I wouldn’t make a distinction because the people with 200,000 have emailed those people four million times and the people with 1000 are clearly just getting into the business and need a leg up and they’ll be loyal for a long time to come.

Andrew: What software do you use to manage your membership?

Rob: I used to use WishList Member. It was the wrong tool for the job of managing affiliates. So I switched to DigitalAxisPass, which tracks affiliates quite well, actually. It’s the membership software, it’s the gatekeeping for the payment gateway and also the affiliate module all built into one system. It’s off the shelf, it’s not terribly expensive.

Andrew: (?) works with WordPress?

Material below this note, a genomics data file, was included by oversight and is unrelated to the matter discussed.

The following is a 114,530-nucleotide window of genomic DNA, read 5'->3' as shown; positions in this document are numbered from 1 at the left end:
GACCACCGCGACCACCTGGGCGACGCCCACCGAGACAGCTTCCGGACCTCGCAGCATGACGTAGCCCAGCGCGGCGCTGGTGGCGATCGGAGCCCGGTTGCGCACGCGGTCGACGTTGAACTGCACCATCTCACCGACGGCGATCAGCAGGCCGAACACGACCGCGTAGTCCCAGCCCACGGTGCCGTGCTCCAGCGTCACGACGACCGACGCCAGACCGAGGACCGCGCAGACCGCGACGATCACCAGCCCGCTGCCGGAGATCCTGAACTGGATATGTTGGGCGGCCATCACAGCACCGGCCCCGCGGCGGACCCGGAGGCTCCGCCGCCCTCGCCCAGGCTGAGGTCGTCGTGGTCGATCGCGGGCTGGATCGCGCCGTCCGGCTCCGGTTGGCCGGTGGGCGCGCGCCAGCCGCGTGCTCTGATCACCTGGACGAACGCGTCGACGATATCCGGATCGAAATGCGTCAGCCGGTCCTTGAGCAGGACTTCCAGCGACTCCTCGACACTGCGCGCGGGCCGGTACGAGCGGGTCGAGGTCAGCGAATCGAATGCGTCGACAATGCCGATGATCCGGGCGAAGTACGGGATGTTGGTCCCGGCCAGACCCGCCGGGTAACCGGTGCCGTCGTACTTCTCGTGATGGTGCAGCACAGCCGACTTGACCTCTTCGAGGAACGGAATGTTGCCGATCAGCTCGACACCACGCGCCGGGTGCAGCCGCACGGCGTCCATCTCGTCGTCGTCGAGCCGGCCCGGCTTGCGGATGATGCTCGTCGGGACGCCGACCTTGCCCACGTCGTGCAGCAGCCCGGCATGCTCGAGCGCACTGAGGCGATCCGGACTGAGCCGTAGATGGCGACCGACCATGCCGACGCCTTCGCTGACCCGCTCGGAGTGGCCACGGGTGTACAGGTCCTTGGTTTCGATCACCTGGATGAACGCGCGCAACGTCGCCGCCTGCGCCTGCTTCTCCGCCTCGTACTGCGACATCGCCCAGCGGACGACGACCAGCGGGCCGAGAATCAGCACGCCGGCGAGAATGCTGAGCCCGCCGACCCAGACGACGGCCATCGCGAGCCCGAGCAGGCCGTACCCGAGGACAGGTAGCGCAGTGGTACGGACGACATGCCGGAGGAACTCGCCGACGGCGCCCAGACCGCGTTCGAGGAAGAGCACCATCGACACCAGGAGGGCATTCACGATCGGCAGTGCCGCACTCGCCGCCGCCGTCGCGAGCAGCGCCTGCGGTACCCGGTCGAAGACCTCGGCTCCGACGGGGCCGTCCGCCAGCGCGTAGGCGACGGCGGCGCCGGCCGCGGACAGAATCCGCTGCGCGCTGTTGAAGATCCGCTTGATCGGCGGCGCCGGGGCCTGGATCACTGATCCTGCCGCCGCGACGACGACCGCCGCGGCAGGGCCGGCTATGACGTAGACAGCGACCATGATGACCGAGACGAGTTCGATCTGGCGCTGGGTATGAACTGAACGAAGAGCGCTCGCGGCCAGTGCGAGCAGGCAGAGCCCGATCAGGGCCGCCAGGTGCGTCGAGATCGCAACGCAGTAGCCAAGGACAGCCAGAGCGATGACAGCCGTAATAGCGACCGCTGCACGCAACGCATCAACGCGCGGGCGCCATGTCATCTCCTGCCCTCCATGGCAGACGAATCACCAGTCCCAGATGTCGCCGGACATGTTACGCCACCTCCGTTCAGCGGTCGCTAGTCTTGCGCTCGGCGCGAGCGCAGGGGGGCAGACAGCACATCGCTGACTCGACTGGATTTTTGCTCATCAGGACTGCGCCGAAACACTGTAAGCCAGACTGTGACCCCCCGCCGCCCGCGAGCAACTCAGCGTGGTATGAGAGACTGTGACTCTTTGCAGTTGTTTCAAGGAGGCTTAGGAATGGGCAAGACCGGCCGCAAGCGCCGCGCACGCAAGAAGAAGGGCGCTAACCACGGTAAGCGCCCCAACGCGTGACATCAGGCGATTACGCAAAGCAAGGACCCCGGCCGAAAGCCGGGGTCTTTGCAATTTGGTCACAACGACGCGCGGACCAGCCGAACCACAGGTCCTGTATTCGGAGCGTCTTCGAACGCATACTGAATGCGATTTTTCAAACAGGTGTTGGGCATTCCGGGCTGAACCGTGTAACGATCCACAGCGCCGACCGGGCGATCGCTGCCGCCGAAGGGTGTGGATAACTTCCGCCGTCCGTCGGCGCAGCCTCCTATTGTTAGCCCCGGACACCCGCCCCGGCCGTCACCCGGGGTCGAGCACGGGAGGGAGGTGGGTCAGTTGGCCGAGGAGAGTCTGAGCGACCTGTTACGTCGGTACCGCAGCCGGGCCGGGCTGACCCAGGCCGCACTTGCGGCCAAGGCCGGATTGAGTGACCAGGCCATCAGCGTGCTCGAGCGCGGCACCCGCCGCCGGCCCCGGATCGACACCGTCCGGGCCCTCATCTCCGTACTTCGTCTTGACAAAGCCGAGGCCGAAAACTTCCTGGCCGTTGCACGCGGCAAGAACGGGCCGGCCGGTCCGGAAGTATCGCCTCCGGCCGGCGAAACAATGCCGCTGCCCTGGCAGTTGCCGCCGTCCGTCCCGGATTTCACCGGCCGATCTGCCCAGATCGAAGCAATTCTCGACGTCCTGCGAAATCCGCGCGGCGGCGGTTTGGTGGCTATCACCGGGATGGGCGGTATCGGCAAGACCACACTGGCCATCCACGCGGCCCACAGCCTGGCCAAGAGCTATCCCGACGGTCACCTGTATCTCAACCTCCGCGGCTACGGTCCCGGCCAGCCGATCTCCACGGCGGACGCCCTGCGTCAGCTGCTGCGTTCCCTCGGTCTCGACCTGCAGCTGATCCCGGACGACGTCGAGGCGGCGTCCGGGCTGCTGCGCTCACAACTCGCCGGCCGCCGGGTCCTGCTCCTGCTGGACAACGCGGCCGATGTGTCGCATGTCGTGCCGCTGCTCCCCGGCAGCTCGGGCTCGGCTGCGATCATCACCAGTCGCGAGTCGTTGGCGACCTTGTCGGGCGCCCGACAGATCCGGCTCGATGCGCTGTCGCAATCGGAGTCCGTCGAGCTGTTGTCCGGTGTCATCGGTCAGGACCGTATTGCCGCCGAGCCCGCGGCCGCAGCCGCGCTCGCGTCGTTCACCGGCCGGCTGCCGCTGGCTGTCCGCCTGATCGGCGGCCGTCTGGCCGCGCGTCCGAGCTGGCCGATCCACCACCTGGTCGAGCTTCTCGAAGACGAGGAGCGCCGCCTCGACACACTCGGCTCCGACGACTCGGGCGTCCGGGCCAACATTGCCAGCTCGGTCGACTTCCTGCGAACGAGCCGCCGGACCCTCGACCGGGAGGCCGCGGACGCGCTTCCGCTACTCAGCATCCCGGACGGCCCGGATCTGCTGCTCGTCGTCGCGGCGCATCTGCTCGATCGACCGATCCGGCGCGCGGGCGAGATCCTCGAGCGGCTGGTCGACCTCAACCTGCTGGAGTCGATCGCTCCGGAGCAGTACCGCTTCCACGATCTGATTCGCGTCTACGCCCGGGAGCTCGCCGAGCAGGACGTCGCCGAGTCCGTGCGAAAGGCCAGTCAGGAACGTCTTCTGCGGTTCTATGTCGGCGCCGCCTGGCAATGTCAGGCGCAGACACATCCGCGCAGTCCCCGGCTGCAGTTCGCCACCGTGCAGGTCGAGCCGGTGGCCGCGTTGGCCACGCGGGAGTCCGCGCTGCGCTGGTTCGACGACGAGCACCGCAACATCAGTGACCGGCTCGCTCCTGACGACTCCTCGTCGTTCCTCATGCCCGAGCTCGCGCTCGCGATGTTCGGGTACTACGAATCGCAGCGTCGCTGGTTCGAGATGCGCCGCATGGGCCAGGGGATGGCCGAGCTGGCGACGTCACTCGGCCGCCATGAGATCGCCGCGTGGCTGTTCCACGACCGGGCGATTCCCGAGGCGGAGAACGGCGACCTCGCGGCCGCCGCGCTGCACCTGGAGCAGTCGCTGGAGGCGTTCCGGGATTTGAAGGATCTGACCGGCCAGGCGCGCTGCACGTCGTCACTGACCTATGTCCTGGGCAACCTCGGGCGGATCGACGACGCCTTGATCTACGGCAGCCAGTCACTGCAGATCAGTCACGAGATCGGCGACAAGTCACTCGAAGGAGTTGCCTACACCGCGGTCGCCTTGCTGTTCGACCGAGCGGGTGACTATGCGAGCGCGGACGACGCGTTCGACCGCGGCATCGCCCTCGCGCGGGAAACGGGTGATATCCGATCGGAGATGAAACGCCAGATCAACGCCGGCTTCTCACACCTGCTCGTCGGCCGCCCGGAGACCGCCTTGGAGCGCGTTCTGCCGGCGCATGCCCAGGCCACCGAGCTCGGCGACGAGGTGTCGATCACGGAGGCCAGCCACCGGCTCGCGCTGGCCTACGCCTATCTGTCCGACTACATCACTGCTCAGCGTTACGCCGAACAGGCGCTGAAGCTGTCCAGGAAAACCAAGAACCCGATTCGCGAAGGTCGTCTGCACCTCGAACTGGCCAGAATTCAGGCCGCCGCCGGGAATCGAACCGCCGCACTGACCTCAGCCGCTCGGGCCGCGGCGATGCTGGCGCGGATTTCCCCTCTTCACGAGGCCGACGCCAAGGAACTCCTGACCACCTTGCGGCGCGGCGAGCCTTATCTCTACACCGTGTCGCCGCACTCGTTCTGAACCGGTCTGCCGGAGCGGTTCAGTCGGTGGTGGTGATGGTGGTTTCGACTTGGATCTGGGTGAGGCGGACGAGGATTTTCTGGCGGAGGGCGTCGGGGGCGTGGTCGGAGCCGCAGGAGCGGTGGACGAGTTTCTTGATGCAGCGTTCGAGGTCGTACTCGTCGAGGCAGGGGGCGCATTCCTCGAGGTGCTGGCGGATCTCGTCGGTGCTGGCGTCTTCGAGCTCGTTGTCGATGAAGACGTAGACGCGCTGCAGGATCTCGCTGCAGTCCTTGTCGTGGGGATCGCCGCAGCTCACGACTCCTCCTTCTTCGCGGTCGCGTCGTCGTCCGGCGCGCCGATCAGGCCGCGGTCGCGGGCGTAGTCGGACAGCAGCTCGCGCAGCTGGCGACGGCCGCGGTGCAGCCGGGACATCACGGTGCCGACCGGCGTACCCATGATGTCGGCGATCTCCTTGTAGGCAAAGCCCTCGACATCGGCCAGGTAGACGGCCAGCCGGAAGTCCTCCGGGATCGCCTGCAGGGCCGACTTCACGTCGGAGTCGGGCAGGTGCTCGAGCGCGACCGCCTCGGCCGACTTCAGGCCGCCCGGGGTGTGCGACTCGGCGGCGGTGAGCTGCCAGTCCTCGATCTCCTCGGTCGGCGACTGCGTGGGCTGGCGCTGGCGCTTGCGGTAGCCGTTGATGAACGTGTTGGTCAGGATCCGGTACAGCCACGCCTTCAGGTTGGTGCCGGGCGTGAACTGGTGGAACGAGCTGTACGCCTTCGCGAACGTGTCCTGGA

Rob: Yeah, and it works with WordPress. Exactly.

Andrew: What about sales pages? There was a time when you were looking at people who had really well-polished, well-designed sales pages and you didn’t have that.

Rob: Yeah. One of my fascinations has been with the creation of landing pages to build traffic, so landing pages to build a list versus landing pages to make money. I found that in my business in particular, a landing page that generates list subscribers is better when it looks good. Unbounce has a great product that builds really slick looking. I always call them the glossy landing page for building traffic. That works really well. But then I used Premise by Copyblogger for my landing pages for sales which looks like my nephew built it in my grandmother’s basement. You know, it’s like…

Andrew: …It looks like everyone else’s sales page it feels like these days.